Really easy to argue when you pick and chose what to argue about, as I clearly wrote "all passengers to apply". If you wish to discuss what I wrote, do so, but don't pick and chose from what I wrote - as that changes the context of what I stated. But perhaps that is the only way you can argue against what I said?
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Old Nov 11, 11, 5:01 am   #20
 
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Sen Boxer would be the LAST person I'd listen to an opinion of any Federal program. She's a liberal loon.
Ok, fine. But my point was she is still a MoC, and seems to support the current policy of TSA. I could care less if she is a liberal loon, a right wing nut, or anything in-between. My point is this: when Congress shows public support for TSA (btw, as some others MoC did recently when Pistole testified before them), how well will they hear the complaints of people from this site who write in to complain about TSA, liberal loon or not?
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Old Nov 11, 11, 6:36 am   #21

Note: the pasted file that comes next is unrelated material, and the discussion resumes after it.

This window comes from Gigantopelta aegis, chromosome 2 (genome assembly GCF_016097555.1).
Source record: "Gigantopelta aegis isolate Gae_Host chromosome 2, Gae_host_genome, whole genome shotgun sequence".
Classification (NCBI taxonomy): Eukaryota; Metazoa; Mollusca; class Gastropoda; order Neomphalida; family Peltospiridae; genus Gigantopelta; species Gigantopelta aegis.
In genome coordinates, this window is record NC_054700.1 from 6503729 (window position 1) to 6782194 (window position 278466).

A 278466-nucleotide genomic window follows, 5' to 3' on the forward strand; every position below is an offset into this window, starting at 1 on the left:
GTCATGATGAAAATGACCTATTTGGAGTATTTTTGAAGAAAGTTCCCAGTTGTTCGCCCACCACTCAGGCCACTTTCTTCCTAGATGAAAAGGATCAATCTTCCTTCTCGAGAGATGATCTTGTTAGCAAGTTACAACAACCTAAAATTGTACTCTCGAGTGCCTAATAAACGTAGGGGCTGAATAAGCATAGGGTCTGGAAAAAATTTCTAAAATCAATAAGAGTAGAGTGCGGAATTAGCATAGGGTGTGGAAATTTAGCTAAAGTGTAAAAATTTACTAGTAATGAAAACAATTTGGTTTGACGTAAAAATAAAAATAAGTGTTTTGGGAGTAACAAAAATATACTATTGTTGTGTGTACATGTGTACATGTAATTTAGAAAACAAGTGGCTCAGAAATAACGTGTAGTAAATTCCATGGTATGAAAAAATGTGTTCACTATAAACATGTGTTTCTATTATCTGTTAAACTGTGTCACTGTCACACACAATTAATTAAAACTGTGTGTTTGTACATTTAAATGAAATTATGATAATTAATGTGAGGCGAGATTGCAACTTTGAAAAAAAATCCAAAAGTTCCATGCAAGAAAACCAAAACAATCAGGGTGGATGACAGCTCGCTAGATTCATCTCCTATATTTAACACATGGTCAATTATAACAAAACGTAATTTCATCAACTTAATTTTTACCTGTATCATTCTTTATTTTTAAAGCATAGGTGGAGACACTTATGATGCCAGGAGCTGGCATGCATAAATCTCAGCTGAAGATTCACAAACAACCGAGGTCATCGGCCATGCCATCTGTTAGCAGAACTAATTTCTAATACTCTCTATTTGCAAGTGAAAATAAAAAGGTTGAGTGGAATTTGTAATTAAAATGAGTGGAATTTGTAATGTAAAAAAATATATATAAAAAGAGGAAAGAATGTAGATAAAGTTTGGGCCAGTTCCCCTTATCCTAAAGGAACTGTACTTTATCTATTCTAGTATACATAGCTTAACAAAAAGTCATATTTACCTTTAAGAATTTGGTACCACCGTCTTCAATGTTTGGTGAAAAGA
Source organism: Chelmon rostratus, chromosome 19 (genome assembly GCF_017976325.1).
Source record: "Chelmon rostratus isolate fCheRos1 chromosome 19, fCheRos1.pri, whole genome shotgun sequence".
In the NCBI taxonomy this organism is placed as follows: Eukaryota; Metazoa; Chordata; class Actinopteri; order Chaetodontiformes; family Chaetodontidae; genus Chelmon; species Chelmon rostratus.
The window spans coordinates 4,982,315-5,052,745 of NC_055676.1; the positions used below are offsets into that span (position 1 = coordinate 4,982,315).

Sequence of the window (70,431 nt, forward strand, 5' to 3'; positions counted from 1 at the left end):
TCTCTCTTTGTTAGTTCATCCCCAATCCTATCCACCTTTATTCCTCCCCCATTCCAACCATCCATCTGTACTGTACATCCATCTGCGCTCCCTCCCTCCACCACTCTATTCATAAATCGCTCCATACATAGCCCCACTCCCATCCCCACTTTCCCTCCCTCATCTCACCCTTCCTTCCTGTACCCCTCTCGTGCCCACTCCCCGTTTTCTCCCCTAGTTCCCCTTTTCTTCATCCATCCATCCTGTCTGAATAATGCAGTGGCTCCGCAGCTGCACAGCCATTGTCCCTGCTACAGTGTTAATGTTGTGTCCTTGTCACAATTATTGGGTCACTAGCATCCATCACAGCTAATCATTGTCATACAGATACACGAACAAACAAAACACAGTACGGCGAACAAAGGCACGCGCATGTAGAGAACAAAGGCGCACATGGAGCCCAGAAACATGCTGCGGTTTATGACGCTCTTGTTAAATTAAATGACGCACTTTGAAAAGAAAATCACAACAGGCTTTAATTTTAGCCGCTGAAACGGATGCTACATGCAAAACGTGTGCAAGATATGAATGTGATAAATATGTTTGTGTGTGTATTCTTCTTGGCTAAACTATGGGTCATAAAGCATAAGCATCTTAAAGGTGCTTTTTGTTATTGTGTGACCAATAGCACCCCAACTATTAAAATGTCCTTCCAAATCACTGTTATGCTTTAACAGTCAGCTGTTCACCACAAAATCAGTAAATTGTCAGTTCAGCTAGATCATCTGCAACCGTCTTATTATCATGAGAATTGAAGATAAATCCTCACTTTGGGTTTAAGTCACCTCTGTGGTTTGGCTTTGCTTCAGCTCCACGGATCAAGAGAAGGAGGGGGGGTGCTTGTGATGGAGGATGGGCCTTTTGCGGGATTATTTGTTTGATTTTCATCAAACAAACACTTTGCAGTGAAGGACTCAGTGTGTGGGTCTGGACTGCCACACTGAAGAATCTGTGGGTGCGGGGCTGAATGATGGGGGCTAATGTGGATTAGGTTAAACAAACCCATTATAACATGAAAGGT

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Ok, fine. But my point was she is still a MoC, and seems to support the current policy of TSA. I could care less if she is a liberal loon, a right wing nut, or anything in-between. My point is this: when Congress shows public support for TSA (btw, as some others MoC did recently when Pistole testified before them), how well will they hear the complaints of people from this site who write in to complain about TSA, liberal loon or not?

Key phrase:
Quote:
when Congress shows public support for TSA
.

Confidence in the TSA is eroding in Congress as has become quite evident in the past several weeks. What is said in public and what is said in private are two very different things. You and I have no idea what Congress is saying in private to Nappy and Pistole. I believe both are being told to clean up their act.
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Old Nov 11, 11, 7:58 am   #22
 
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Originally Posted by InkUnderNails View Post
I understand the Animal Farm reference, yet I would like to post a contrary opinion.

80+ times per year I have my name compared to any number of secret lists and each time I am cleared.

...[deleted for space]...

As a practical matter, my screening could be less intensive than the occasional traveler, not because I am an any way special or better, but simply because I have a history that shows that I have a high likelihood of trustworthiness. It is not to say that the casual traveler is not trustworthy. It only says that they have not had an opportunity based on repeated successful clearings to demonstrate that trustworthiness.